If writers are rock stars, "this man beside me is Johnny Rotten", said Noelle McCarthy by way of sassy introduction of Irvine Welsh last night at the Auckland Writers Festival.
At the festival gala the night before, Welsh had paced up and down the stage in black, looking like a towering, shaven-headed heavy from a Guy Ritchie film, but this time he looked relaxed, sitting back in his chair in jeans, T-shirt and blue jacket. He was pleased to accept a can of Irn-Bru from a thoughtful fan who carried it up on stage at question time.
His new novel, The Sex Life of Siamese Twins (a title as misleading as Trainspotting, apparently) is about the relationship between two women who, Welsh said, represent the dichotomy between sports and art. "I've always loved them both," he said, talking of boxing and football on the one hand, and "hanging out with nerdy, poncey, arty types" on the other.
While Twins is set in Miami, he is comfortable placing it in a Scottish tradition of novels of duality harking back to Robert Louis Stevenson's Dr Jekyll and Mr Hyde and beyond.
A related duality was also discussed, the old one of mind and body. "I hate these novels where everybody's always in their head," Welsh said, explaining why he shows his characters vomiting and excreting. "We walk around in these strange bodies that malfunction all the time" and sex drives "can make a fool of the most cerebral person".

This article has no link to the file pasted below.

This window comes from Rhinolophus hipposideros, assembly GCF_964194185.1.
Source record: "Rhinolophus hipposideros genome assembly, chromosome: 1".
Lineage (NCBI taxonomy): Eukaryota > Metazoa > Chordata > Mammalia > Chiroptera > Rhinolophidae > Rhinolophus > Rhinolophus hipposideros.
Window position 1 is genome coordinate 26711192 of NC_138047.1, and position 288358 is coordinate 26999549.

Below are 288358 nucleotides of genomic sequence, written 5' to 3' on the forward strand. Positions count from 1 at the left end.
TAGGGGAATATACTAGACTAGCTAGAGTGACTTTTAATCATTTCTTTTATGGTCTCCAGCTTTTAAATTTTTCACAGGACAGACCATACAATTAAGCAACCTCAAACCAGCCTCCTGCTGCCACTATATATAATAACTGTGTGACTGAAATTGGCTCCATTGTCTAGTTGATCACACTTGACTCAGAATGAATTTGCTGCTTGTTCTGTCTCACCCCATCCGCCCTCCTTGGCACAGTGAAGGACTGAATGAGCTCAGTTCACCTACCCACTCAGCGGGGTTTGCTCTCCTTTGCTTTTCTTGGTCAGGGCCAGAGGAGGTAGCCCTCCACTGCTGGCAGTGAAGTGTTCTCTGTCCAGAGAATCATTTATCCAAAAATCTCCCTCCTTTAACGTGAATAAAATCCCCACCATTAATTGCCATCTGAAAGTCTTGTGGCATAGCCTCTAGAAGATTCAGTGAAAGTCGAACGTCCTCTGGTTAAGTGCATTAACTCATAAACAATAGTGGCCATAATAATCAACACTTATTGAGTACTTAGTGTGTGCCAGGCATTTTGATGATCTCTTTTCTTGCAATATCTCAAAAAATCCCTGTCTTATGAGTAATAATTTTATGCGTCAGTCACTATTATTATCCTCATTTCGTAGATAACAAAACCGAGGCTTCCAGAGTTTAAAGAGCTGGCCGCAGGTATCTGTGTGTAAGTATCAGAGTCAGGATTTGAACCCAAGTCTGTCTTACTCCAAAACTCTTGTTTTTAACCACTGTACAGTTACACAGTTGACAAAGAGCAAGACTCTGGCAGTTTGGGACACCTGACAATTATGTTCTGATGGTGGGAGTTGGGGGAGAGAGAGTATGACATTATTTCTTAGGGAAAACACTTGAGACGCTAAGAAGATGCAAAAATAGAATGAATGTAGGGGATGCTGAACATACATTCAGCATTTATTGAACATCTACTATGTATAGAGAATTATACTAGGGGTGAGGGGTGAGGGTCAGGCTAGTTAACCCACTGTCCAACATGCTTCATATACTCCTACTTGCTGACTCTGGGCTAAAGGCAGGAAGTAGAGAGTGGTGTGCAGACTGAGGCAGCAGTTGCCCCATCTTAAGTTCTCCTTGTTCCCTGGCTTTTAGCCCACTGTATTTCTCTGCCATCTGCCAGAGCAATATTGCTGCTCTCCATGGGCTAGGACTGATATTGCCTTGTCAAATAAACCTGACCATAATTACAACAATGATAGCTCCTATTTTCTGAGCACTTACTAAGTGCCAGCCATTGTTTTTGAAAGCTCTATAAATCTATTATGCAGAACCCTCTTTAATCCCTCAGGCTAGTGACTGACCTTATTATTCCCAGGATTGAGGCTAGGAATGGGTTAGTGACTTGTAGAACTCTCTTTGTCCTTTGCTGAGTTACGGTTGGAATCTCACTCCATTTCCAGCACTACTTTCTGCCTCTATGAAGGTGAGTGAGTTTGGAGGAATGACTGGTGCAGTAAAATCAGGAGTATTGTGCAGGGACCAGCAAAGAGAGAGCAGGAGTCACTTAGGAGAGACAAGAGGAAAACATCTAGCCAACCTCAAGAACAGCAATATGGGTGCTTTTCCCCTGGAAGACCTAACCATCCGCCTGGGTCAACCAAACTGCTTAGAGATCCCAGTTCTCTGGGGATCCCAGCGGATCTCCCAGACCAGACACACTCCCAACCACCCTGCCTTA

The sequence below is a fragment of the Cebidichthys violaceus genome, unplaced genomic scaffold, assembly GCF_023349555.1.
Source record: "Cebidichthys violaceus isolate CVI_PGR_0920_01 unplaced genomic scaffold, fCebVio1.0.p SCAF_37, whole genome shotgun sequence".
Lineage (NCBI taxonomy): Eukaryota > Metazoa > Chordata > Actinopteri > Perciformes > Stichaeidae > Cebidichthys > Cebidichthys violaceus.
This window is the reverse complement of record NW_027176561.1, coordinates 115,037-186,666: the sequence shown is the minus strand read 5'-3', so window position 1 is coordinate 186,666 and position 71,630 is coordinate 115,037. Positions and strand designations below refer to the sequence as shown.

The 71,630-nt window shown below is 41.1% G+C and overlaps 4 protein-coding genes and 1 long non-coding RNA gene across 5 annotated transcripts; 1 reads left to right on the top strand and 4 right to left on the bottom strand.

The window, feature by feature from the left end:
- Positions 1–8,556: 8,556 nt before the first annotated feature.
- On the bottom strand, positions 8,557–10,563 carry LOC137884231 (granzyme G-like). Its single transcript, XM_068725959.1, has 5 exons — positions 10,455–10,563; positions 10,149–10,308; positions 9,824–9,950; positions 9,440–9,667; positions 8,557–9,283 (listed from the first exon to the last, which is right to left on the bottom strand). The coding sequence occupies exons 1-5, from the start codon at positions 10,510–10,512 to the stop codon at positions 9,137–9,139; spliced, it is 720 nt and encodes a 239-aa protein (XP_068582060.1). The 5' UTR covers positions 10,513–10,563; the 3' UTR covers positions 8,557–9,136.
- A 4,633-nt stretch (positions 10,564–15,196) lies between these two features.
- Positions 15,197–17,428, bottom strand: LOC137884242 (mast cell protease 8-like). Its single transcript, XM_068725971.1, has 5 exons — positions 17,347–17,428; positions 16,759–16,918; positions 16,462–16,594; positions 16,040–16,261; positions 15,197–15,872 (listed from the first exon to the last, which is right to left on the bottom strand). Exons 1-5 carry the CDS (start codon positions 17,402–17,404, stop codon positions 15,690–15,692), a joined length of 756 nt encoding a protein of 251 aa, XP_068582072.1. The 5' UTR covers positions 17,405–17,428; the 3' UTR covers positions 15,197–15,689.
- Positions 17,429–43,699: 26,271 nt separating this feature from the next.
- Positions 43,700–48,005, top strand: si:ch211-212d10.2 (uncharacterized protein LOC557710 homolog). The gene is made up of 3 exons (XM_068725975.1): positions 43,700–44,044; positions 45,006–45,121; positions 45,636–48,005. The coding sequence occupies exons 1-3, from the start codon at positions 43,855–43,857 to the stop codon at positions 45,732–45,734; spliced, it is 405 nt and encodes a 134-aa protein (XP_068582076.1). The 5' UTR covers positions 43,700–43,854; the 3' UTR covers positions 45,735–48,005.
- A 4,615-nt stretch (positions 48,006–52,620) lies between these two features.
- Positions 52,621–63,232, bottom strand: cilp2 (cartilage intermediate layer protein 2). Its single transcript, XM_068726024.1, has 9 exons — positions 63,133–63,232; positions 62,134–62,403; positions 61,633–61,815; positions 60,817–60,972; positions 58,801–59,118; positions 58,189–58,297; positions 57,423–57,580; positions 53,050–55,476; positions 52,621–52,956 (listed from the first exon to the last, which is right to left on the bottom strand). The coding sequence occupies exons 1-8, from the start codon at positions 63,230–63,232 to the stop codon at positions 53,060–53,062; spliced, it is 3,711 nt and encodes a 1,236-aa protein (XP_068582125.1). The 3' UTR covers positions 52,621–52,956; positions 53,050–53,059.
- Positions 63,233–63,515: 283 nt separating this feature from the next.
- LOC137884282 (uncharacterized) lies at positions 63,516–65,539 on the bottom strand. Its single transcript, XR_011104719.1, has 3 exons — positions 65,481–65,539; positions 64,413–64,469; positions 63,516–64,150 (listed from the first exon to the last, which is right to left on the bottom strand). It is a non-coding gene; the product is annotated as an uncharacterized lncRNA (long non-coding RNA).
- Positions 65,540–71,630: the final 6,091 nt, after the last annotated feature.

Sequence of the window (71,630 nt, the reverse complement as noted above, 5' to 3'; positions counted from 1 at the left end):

His 86-year-old mother approved of the book, with certain reservations. "She said, 'It's well written, son, but there's too much lesbian sex in it'." His research included a visit to a lesbian nightclub accompanied by gay women friends.
"It was the bizarrest experience I've had," says Welsh, whose conceptions of lesbian relationships "as cuddling in front of the television eating cakes" were overthrown by the sexual assertiveness he saw at the club.
Yet he also claimed he doesn't pay too much attention to the gender of his characters when he's creating them. The legacy of Trainspotting was also a topic. "Every nutter in Edinburgh thinks they're Begbie," sighed Welsh.
A session with a very different Scotsman, Alexander McCall Smith, followed Welsh in the ASB Theatre at the Aotea Centre, chaired by Jim Mora.